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Such a festive intersection of family and football over oh, these many years, especially for the Dallas Cowboys franchise and their fans for these past seven decades, starting with the very first time they played one of the previous 51 Thanksgiving Day games at either the Cotton Bowl or Texas Stadium or now AT&T Stadium for this the 52nd edition of the holiday tradition.
Why, for me, can vividly remember our yearly family tradition of gathering at my Aunt Pat’s house on Thanksgiving Day in the south suburbs of Chicago. Of course at the big table down in the basement, grandmother, grandfather, aunts, uncles, cousins, cousins boyfriends, 20, 25 strong. And what it meant to graduate at some point from the kids’ table to sit with the grownups.
How great it was to be the only grandson/nephew, too, granting me special privileges, like being able to watch the Detroit Lions game upstairs before dinner back in the day in one-TV households, and then being excused in time to head back for the start of the Cowboys game as a teenager.
Funny thing was my uncles would use the excuse they were coming upstairs to like keep me company, but in reality it was to find a place to take a nap away from the clutter.
“It’s part of our American tradition,” Cowboys head coach Jason Garrett said, and should know since he has played and coached with the Cowboys now for 21 years. “Cowboys football on Thanksgiving.”
Absolutely. It was 1966 when the Cowboys first joined in the holiday affair, president Tex Schramm answering NFL commissioner Pete Rozelle’s call to add a second game to the Thanksgiving Day ledger. Schramm was willing to take a chance, trying to gain some national exposure for his expansion franchise that after six seasons had yet to produce a winning one.
The late Schramm was quoted back in the day, saying of his reasoning for taking a chance that “they would come” to watch a football game on a holiday: “That’s when we were struggling and willing to do whatever we could do to get crowds. CBS was our network then. Detroit had been playing a morning Thanksgiving game for years and they were looking for an afternoon game to follow. We were one of the new kids on the block and I told them we would be interested.”
But Schramm also understood the chance he was taking, trying to intercede with family holiday traditions.
“There was some concern whether it would do well,” he said for a Dallas Morning News story in 1985, “and the league got the other members together to guarantee us a certain gate.”
And what do you know, 80,259 showed up that day to see Dallas beat Cleveland, 26-14, at that time the largest crowd to ever attend a Cowboys home game.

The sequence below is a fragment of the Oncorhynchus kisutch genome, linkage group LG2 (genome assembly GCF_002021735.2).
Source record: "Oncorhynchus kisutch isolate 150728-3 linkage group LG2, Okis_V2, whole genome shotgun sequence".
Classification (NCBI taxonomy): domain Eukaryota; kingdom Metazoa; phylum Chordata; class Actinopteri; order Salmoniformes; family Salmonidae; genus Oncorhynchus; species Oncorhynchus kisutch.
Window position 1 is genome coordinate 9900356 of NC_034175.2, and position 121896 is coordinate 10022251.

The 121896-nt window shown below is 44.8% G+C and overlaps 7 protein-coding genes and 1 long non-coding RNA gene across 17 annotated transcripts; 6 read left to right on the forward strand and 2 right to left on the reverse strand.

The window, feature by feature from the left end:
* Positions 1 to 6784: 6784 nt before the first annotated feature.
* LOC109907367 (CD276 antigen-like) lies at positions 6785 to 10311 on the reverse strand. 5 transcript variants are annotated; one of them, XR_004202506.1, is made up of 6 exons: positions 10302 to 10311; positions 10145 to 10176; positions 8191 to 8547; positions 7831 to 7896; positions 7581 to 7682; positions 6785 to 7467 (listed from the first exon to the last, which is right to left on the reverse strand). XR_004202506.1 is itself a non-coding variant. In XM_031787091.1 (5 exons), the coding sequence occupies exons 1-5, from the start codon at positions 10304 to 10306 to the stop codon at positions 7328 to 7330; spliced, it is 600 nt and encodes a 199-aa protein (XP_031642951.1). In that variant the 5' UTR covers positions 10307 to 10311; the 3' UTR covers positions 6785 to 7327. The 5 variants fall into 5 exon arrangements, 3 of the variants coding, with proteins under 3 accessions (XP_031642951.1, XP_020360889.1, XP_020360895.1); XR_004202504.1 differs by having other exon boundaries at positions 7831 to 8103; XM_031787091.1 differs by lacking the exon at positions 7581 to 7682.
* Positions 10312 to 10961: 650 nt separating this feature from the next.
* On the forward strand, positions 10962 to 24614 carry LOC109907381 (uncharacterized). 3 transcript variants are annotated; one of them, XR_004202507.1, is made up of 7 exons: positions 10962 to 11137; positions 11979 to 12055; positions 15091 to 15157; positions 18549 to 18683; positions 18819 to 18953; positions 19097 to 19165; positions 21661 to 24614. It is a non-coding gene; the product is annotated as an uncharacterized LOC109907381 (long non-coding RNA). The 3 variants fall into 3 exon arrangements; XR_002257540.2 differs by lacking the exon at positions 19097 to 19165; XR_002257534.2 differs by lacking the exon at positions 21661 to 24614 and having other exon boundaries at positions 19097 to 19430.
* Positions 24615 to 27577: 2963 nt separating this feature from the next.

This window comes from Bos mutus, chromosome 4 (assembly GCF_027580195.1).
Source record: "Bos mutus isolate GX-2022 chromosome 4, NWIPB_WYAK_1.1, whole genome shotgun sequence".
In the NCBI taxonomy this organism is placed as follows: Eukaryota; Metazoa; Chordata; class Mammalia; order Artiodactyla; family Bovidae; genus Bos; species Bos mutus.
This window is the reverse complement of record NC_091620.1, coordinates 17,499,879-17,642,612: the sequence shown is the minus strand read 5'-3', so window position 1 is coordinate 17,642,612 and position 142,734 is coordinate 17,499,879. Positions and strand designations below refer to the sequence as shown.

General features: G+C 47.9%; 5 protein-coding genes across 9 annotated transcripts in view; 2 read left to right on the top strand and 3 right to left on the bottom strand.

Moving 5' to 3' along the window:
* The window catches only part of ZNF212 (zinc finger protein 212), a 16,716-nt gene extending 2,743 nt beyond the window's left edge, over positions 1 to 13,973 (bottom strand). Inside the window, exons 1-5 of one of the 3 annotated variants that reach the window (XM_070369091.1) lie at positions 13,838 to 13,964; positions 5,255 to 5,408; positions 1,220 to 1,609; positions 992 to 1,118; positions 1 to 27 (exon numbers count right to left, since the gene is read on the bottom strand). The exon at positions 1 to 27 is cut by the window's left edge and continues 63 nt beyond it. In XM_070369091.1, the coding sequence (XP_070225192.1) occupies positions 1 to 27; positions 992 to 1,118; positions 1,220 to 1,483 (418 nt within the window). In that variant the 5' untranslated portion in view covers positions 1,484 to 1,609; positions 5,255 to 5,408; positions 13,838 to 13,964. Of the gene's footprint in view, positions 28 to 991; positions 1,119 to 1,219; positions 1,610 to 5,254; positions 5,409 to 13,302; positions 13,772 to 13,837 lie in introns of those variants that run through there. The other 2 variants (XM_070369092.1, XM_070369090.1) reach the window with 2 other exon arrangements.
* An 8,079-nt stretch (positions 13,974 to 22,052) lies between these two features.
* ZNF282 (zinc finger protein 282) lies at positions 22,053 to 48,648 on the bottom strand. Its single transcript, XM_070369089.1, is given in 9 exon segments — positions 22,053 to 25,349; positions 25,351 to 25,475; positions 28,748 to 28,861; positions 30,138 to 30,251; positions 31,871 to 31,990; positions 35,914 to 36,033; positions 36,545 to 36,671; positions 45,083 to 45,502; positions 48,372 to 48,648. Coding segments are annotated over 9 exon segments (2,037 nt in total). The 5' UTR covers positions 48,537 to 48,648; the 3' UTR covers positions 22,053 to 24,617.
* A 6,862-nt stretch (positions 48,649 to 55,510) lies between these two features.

From that point on, the Cowboys have played 50 more times on Thanksgiving Day, their streak interrupted in 1975 and 1977 when some teams in the NFL complained Dallas had an unfair advantage of playing a home game every year during the short week. So in those two seasons, the St. Louis Cardinals played host to the second Thanksgiving outing. The Cardinals were defeated soundly in both years, and those holiday games did not go over as well with the home folks. The Cards wanted out.
So Schramm told Rozelle, if the Cowboys were to resume playing host to that second Thanksgiving Day game he wanted the NFL to guarantee him they would continue with this tradition into perpetuity. So the league did so with a handshake agreement, and here are the Cowboys, Thanksgiving Day 2019, playing the Buffalo Bills at AT&T Stadium, their 52nd such game, the Cowboys going 31-19-1 over these first 51 – nearly half of those losses having occurred during this century (nine).
And what a hit the game has been, for as Cowboys perennial Pro Bowl guard Zack Martin said, and remember, has only been alive long enough for 29 of these Thanksgiving Day games while now playing in his sixth, “It’s a great tradition.”
“I loved it,” said Cowboys veteran Jason Witten about the Thanksgiving Day games, “Grew up watching it. Oh absolutely, every Thanksgiving watching it. The whole family watching.”
And now, getting to actually play in a 16th one during his franchise record-setting season, Witten said, “The Cowboys, you’ve got to pinch yourself being a part of that.”
Same for former Cowboys Pro Bowl cornerback Everson Walls, who grew up in the Hamilton Park area of Dallas before then playing his first nine seasons in the NFL with the team that was practicing a few blocks away.
“I thought it was special,” Walls said of getting to play for the Cowboys on Thanksgiving. “I’m one of those guys that if we’re going to play on national TV that day, that’s primetime, and I always played well on primetime.
“Primetime games, when it’s just us, all eyes are on you. That’s the best time to play.”
Garrett knows that only too well. Not only did he follow the Cowboys growing up, and then play and coach for the team, but he also got to start at quarterback in a Thanksgiving Day game back in 1994.
“Football was a big deal in the family,” said Garrett, whose father Jim was a longtime scout for the team while brother Judd is currently the Cowboys’ director of advanced scouting and assistant wide receivers coach. “We always played football, you know, outside in the backyard, down at the playground, and that led into a turkey dinner, and then it led into football (on TV). Football was always a big part of our lives growing up, like it is for so many people.
“To be a part of this tradition as a player and a coach, it has just been an incredible experience for us. We grew up watching it and now to have a chance to be part of it has been a great experience for everybody.”
Truly a family affair, right? As a kid watching, as a young man playing and now a